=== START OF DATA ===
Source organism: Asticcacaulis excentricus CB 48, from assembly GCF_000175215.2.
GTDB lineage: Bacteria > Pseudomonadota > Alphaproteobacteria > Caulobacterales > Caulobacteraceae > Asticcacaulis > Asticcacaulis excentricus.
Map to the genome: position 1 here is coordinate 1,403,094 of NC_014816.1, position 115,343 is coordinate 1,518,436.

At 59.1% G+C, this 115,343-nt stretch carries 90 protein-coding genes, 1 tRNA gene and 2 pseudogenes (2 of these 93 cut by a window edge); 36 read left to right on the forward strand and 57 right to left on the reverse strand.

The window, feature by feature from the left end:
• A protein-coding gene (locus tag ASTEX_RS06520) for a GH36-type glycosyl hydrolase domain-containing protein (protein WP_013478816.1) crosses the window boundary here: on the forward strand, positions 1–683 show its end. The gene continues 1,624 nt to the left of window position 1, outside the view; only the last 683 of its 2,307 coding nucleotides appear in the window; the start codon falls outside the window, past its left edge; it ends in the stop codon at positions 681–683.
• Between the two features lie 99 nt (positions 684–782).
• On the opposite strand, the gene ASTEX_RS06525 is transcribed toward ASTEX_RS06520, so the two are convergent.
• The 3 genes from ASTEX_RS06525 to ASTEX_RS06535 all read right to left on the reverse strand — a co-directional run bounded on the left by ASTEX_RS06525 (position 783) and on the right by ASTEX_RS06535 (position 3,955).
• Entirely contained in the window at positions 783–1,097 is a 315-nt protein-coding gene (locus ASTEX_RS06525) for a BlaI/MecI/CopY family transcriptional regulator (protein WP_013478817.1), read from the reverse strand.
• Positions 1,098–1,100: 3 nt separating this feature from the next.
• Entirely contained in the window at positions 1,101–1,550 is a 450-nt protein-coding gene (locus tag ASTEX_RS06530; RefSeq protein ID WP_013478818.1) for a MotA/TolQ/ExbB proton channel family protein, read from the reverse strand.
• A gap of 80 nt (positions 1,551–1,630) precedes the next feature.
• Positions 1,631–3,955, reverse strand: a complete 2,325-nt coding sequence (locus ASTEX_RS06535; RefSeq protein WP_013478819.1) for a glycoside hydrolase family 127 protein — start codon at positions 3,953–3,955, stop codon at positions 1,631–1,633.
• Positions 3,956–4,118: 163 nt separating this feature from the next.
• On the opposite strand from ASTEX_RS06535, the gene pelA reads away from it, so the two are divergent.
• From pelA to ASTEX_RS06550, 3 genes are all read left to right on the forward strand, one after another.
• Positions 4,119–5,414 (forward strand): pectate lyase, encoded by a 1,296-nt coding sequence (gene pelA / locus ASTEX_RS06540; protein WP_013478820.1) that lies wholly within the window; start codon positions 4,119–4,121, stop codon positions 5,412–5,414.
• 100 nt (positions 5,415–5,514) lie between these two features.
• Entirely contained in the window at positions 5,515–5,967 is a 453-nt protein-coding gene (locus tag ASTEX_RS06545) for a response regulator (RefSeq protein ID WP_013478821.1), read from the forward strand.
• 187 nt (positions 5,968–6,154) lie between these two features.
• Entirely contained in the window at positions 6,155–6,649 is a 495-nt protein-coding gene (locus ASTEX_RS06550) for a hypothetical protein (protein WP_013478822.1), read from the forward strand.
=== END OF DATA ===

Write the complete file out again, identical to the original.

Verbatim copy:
Source organism: Asticcacaulis excentricus CB 48, from assembly GCF_000175215.2.
GTDB lineage: Bacteria > Pseudomonadota > Alphaproteobacteria > Caulobacterales > Caulobacteraceae > Asticcacaulis > Asticcacaulis excentricus.
Map to the genome: position 1 here is coordinate 1,403,094 of NC_014816.1, position 115,343 is coordinate 1,518,436.

At 59.1% G+C, this 115,343-nt stretch carries 90 protein-coding genes, 1 tRNA gene and 2 pseudogenes (2 of these 93 cut by a window edge); 36 read left to right on the forward strand and 57 right to left on the reverse strand.

The window, feature by feature from the left end:
• A protein-coding gene (locus tag ASTEX_RS06520) for a GH36-type glycosyl hydrolase domain-containing protein (protein WP_013478816.1) crosses the window boundary here: on the forward strand, positions 1–683 show its end. The gene continues 1,624 nt to the left of window position 1, outside the view; only the last 683 of its 2,307 coding nucleotides appear in the window; the start codon falls outside the window, past its left edge; it ends in the stop codon at positions 681–683.
• Between the two features lie 99 nt (positions 684–782).
• On the opposite strand, the gene ASTEX_RS06525 is transcribed toward ASTEX_RS06520, so the two are convergent.
• The 3 genes from ASTEX_RS06525 to ASTEX_RS06535 all read right to left on the reverse strand — a co-directional run bounded on the left by ASTEX_RS06525 (position 783) and on the right by ASTEX_RS06535 (position 3,955).
• Entirely contained in the window at positions 783–1,097 is a 315-nt protein-coding gene (locus ASTEX_RS06525) for a BlaI/MecI/CopY family transcriptional regulator (protein WP_013478817.1), read from the reverse strand.
• Positions 1,098–1,100: 3 nt separating this feature from the next.
• Entirely contained in the window at positions 1,101–1,550 is a 450-nt protein-coding gene (locus tag ASTEX_RS06530; RefSeq protein ID WP_013478818.1) for a MotA/TolQ/ExbB proton channel family protein, read from the reverse strand.
• A gap of 80 nt (positions 1,551–1,630) precedes the next feature.
• Positions 1,631–3,955, reverse strand: a complete 2,325-nt coding sequence (locus ASTEX_RS06535; RefSeq protein WP_013478819.1) for a glycoside hydrolase family 127 protein — start codon at positions 3,953–3,955, stop codon at positions 1,631–1,633.
• Positions 3,956–4,118: 163 nt separating this feature from the next.
• On the opposite strand from ASTEX_RS06535, the gene pelA reads away from it, so the two are divergent.
• From pelA to ASTEX_RS06550, 3 genes are all read left to right on the forward strand, one after another.
• Positions 4,119–5,414 (forward strand): pectate lyase, encoded by a 1,296-nt coding sequence (gene pelA / locus ASTEX_RS06540; protein WP_013478820.1) that lies wholly within the window; start codon positions 4,119–4,121, stop codon positions 5,412–5,414.
• 100 nt (positions 5,415–5,514) lie between these two features.
• Entirely contained in the window at positions 5,515–5,967 is a 453-nt protein-coding gene (locus tag ASTEX_RS06545) for a response regulator (RefSeq protein ID WP_013478821.1), read from the forward strand.
• 187 nt (positions 5,968–6,154) lie between these two features.
• Entirely contained in the window at positions 6,155–6,649 is a 495-nt protein-coding gene (locus ASTEX_RS06550) for a hypothetical protein (protein WP_013478822.1), read from the forward strand.